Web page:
Discusses the role of engineers as society enters an Age of Limits — particularly with oil supplies.
Monthly Archives: November 2014
When I give talks at conferences I am sometimes asked by younger process safety professionals for advice as to the career path they should select. I avoid answering their questions because (a) I am not qualified to do so, and (b) it is difficult to talk thoughtfully in the informal and rushed atmospheres that prevail at such meetings. Nevertheless, as we enter the Age of Limits it is only reasonable that individuals should consider their career options, so I thought that I would use this post to jot down a few thoughts on the topic. As always, feedback is appreciated.
As I have said many times, I am not a fortune teller — I do not know what the future holds (and neither does anyone else) so any thoughts on this topic have to be very general in nature. All I can say is that I am certain that many changes are ahead — and not all of them will be pleasant. Therefore, when considering career decisions I suggest that the biggest pitfall to watch out for is an assumption that the future will be a linear continuation of the present and that tomorrow will look very similar to today. Such an assumption leads to the risky conclusion that the right career choice for current times will be the right one for the world of 20 years hence.
Steve Jobs (1955-2011), who knew all about succeeding in a changing world, once said,
. . . you can’t connect the dots looking forward; you can only connect them looking backwards. So you have to trust that the dots will somehow connect in your future. You have to trust in something — your gut, destiny, life, karma, whatever. This approach has never let me down, and it has made all the difference in my life.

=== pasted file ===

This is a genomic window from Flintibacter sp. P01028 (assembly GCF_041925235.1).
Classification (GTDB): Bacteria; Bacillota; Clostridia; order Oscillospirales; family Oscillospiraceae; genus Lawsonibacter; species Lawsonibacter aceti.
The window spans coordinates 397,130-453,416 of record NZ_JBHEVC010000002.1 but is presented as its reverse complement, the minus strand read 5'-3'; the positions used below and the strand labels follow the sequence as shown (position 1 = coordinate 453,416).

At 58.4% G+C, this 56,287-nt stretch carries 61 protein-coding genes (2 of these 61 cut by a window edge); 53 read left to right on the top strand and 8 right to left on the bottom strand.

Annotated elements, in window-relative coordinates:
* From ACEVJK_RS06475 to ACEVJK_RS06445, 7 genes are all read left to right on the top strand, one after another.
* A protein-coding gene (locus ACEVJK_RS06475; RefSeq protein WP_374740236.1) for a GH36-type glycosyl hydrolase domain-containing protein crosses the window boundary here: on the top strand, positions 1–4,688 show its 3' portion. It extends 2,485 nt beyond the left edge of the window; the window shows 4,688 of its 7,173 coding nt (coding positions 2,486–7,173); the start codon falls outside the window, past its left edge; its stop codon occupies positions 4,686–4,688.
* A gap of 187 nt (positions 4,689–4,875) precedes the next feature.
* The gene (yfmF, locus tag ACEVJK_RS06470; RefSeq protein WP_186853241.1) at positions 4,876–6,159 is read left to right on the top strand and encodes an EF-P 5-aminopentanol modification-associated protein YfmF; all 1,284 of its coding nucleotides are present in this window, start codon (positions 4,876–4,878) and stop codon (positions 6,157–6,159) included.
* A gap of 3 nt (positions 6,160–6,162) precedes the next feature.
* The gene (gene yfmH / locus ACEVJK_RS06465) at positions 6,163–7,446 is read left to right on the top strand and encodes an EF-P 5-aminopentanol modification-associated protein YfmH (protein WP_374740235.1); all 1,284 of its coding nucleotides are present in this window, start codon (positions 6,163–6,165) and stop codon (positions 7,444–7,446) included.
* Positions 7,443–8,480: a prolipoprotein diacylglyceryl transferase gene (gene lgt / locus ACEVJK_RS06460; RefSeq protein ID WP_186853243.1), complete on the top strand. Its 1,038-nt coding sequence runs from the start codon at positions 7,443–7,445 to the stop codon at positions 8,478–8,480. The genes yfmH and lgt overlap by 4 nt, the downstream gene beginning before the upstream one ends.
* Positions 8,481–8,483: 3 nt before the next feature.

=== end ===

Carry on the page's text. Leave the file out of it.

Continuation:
In last week’s post — Jack of All Trades — we outlined five traits that many process safety professionals possess and that could help them in careers in an Age of Limits. They were:
- Systems thinking;
- The ability to handle uncertainty;
- An understanding that the laws of physics trump those of economics;
- Integrity of language; and
Using the above list as a starting point I have outlined below five features of the engineering or safety job of the future based on the assumption that we are entering an Age of Limits and that what worked in the past may not be so effective in the years to come. The five features are:
- Make stuff;
- Shop locally;
- Think holistically;
- Be adaptable.
But before developing these concepts it is vital to keep an eye on the value of safety. What has happened in recent years is that more and more companies are saying, “Safety is its own value, independent of other values”. They do not trade off safety and production, even both are values; safety always wins. (For this reason I tend to be cautious about concepts such as ALARP – As Low as Reasonably Practical Risk – because they suggest that we have to accept at least a base line of injuries and fatalities. As discussed in The Newness of Safety maintaining this concept of Safety as a Value is going to be a major challenge for the next generation of engineers and safety professionals. The reason being that, until now ,moneys for safety programs have generally been available if the justification is strong enough. We may be entering a time when such moneys are not available — no matter how strong the justification may be.
In our post Pop Quiz we noted that the oil refining business supports a large number of people who often actually know very little about the refining business itself. These intermediaries include:
- Insurance agents;
- Conference organizers;
- Shop stewards;
- Blog writers;
- Instrument manufacturers;
- Tax collectors;
- Book publishers
- LOPA analysts;
- Engineering professors;
- Shipping schedulers; and
- Human resource specialists.
All of these people may make their living from the refining industry but most know very little about it. One of the questions in the quiz was, “Have you ever had crude oil on your hands?” It is doubtful that more than just a few of the people listed above can answer “Yes” to that question.